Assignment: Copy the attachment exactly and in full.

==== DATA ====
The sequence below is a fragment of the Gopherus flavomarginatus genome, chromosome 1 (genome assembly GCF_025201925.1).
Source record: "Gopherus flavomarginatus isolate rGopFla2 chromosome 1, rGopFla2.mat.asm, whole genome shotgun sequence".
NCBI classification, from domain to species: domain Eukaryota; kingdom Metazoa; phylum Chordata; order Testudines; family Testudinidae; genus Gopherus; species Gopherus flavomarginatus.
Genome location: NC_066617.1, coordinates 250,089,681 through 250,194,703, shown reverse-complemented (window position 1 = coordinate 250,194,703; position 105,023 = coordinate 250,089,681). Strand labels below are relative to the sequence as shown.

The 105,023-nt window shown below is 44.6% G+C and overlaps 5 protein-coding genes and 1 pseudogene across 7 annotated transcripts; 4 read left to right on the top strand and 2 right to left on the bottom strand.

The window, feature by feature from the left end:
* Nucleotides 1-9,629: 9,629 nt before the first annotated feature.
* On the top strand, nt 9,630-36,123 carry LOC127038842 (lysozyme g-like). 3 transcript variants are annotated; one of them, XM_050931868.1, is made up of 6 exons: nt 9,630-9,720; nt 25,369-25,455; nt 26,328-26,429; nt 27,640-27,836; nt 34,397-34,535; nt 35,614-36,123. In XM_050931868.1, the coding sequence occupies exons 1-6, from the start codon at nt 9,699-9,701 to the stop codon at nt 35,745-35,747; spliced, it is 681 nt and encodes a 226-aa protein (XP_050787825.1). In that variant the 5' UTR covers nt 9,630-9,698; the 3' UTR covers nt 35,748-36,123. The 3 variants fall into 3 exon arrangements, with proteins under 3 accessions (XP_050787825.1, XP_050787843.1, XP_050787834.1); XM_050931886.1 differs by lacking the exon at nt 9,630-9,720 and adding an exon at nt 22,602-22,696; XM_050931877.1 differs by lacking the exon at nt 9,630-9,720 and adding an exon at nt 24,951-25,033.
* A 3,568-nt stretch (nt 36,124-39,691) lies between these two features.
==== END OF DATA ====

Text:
The sequence below is a fragment of the Gopherus flavomarginatus genome, chromosome 1 (genome assembly GCF_025201925.1).
Source record: "Gopherus flavomarginatus isolate rGopFla2 chromosome 1, rGopFla2.mat.asm, whole genome shotgun sequence".
NCBI classification, from domain to species: domain Eukaryota; kingdom Metazoa; phylum Chordata; order Testudines; family Testudinidae; genus Gopherus; species Gopherus flavomarginatus.
Genome location: NC_066617.1, coordinates 250,089,681 through 250,194,703, shown reverse-complemented (window position 1 = coordinate 250,194,703; position 105,023 = coordinate 250,089,681). Strand labels below are relative to the sequence as shown.

The 105,023-nt window shown below is 44.6% G+C and overlaps 5 protein-coding genes and 1 pseudogene across 7 annotated transcripts; 4 read left to right on the top strand and 2 right to left on the bottom strand.

The window, feature by feature from the left end:
* Nucleotides 1-9,629: 9,629 nt before the first annotated feature.
* On the top strand, nt 9,630-36,123 carry LOC127038842 (lysozyme g-like). 3 transcript variants are annotated; one of them, XM_050931868.1, is made up of 6 exons: nt 9,630-9,720; nt 25,369-25,455; nt 26,328-26,429; nt 27,640-27,836; nt 34,397-34,535; nt 35,614-36,123. In XM_050931868.1, the coding sequence occupies exons 1-6, from the start codon at nt 9,699-9,701 to the stop codon at nt 35,745-35,747; spliced, it is 681 nt and encodes a 226-aa protein (XP_050787825.1). In that variant the 5' UTR covers nt 9,630-9,698; the 3' UTR covers nt 35,748-36,123. The 3 variants fall into 3 exon arrangements, with proteins under 3 accessions (XP_050787825.1, XP_050787843.1, XP_050787834.1); XM_050931886.1 differs by lacking the exon at nt 9,630-9,720 and adding an exon at nt 22,602-22,696; XM_050931877.1 differs by lacking the exon at nt 9,630-9,720 and adding an exon at nt 24,951-25,033.
* A 3,568-nt stretch (nt 36,124-39,691) lies between these two features.